- Include all the keywords that might be entered into a search in your resume (not just your cover letter) so that you may be selected for other job roles with a recruiter
- Include the following sections:
Personal details – name, address, phone, email (do not need to include date of birth, age, religion etc)
Career objective – what you are currently seeking (this can change with each resume for each job)
Skills Summary – brief outline of some of your abilities, specific skills (like computer programs you have used), competencies related to your career objective
Achievements Summary – if applying for more senior roles
Employment History – outlining roles, company names, dates, duties/achievements
Education and Training – what you have completed, where from and when
Memberships, Boards, Voluntary Work – again, summarized
Other interests – what you like to do in your own time (describes a little about you – your hobbies, interests etc)
Referees – mention that they are available on request
Expectations can become unrealistic within a very short space of time. If you are someone with excellent skills, qualifications, references and work history, it can be very disappointing to not secure an interview or a job quickly and the whole job search process can be very difficult.
Remember that the skills for finding a job are very different to the skills required to do a job (in most cases). Take care of your emotional health and remember that it is the employer’s loss if you are not selected for the job. Spend a minimum of two hours per day completing job search work if you are not currently working. Go outdoors each day, keep up with regular activities, fitness, sleeping and eating – don’t fall into the bad habit of going to bed late, waking up late, eating takeaway food, watching television, playing on the computer and letting your health slide. Spend time with good friends who are supportive and encouraging.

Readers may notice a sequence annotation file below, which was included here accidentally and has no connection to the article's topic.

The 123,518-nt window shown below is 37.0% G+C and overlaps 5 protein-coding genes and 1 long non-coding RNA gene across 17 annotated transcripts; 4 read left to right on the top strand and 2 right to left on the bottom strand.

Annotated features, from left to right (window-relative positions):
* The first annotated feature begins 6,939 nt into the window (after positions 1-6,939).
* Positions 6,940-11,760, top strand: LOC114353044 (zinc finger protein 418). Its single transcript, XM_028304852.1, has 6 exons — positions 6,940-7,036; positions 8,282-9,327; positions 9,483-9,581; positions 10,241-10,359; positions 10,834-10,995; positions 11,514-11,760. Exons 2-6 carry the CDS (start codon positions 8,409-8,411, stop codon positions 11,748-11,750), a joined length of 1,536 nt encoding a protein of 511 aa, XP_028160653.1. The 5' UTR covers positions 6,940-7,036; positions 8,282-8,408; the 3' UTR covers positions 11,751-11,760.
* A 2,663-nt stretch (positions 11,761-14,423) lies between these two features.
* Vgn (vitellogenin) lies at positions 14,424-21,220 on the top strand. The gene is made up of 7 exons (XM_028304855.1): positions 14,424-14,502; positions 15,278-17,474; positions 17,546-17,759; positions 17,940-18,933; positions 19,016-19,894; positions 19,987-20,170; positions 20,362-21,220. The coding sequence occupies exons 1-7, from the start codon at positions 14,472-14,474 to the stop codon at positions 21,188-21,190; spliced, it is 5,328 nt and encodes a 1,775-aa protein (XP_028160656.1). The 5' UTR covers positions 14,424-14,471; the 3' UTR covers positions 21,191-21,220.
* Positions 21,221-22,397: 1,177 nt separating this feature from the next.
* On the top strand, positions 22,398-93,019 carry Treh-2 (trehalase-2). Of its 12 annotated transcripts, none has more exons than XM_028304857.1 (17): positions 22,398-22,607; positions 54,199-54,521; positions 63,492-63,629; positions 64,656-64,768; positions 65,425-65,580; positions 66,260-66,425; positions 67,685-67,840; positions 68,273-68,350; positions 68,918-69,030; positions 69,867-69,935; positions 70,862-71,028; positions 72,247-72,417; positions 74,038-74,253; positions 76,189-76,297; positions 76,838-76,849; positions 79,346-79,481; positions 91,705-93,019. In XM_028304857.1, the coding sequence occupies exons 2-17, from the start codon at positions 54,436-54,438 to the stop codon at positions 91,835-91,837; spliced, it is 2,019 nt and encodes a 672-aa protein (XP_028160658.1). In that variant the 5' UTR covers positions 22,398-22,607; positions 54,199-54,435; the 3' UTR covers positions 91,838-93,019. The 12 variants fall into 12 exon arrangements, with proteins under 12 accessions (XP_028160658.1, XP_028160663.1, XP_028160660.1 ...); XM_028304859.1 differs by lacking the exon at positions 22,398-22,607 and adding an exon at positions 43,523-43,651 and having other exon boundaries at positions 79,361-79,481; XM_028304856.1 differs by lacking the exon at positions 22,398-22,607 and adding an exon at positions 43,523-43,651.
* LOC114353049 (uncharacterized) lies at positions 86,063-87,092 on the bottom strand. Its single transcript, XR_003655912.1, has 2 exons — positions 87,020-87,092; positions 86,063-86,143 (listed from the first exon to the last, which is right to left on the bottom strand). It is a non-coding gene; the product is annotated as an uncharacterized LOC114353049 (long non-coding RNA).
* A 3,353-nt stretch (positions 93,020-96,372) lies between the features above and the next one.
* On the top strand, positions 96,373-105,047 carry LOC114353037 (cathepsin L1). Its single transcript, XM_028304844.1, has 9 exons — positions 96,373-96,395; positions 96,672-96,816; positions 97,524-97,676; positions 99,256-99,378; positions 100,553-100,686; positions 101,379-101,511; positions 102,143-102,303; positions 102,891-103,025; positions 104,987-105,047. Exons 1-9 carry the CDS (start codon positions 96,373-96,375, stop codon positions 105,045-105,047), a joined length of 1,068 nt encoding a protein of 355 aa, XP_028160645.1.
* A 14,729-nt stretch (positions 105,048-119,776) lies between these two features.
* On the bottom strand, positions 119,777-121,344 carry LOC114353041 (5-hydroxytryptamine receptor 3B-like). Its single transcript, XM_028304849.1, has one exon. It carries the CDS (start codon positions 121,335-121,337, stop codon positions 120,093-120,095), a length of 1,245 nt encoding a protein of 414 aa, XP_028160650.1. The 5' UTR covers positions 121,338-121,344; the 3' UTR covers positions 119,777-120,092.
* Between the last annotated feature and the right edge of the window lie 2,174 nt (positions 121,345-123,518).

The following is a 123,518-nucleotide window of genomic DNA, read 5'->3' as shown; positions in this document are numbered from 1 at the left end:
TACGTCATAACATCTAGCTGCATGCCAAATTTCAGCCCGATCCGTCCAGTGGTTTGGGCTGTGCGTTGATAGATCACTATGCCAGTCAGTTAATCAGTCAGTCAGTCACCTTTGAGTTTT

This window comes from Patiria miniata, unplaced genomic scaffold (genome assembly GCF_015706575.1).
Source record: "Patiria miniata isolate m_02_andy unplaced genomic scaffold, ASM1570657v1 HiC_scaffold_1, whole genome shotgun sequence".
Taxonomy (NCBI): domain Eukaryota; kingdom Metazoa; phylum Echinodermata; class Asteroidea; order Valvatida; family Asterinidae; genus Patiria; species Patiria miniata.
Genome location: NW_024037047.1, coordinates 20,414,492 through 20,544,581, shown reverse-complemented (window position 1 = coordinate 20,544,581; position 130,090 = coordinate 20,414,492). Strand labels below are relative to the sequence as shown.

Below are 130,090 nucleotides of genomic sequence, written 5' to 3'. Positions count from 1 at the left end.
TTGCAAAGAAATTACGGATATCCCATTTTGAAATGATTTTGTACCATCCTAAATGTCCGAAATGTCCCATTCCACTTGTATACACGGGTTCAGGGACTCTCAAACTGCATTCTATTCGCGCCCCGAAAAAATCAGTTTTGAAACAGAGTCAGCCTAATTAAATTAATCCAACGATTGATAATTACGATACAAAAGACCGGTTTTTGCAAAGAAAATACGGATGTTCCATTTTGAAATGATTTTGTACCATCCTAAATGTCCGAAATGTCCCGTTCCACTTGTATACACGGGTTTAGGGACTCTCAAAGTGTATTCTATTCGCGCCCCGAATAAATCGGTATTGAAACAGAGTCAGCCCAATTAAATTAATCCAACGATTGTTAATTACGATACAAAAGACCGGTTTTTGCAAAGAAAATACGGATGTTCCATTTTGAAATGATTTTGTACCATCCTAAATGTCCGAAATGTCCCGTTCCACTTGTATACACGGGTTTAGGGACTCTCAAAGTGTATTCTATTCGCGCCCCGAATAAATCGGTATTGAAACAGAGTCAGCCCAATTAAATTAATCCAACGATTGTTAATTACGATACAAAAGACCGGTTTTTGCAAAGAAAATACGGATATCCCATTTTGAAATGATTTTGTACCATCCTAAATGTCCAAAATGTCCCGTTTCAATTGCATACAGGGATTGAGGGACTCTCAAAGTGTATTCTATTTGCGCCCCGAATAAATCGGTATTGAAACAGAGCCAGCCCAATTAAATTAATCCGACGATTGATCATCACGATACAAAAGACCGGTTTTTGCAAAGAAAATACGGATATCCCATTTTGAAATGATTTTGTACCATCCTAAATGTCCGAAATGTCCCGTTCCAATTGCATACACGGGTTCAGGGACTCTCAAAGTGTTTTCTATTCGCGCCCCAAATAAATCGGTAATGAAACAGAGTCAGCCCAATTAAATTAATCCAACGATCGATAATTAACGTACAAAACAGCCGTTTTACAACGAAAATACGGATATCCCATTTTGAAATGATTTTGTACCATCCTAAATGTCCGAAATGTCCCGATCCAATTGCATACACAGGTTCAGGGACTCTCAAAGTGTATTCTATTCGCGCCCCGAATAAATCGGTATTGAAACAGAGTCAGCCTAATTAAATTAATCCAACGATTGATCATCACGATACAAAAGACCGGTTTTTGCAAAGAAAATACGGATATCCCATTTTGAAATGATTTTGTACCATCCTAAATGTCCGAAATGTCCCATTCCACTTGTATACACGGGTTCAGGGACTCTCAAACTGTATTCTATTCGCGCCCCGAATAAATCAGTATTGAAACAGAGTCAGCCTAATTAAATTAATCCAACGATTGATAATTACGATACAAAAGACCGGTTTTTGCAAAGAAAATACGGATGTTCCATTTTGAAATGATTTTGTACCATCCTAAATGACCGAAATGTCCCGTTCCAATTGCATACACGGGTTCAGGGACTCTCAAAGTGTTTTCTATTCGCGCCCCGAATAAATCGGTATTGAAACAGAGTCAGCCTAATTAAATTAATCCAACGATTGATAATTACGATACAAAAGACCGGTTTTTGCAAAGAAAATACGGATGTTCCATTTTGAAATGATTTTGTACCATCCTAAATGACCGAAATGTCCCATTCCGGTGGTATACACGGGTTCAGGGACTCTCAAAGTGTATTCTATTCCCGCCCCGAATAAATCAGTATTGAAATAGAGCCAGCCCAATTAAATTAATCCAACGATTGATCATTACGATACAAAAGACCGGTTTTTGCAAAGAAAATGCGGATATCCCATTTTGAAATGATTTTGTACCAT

For someone who has been working full time for many years, if you are not working at all now, it can be very difficult to keep up your motivation and six weeks can easily feel like six months. You may like to consider volunteering your skills or time to an organization so that you have something to look forward to and you can be with people. If you are able to secure some voluntary work either close to where you are living or in a role similar to what you would like in the future, you can still list this on your resume as experience even though you are not being paid.
However, you do need to make sure that you are not being exploited! If the employer wants you to contribute many hours for no pay, this is obviously not in your best long term interests as you still need to be looking for work. To source some volunteer opportunities (if you don’t approach organisations or professional associations related to your work directly), visit:
I had a look at your career kit and other information from your website and I think it is absolutely great. Actually I did not expect that much information before I read it. Thanks for taking times to put all the information together. I am sure it will benefit not only the newcomers but also people who have been living here for quite a long time. I will, of course, suggest my friends and other Chinese students to have a look. Jennie, Melbourne, 23/7/09
This is a great resource for newcomers Kelly, Melbourne, 16/7/09
Thanks very much for sharing this with me. You have put together some great tips and advice. I’m working through the process and getting there slowly but surely! Di, Melbourne, 15/7/09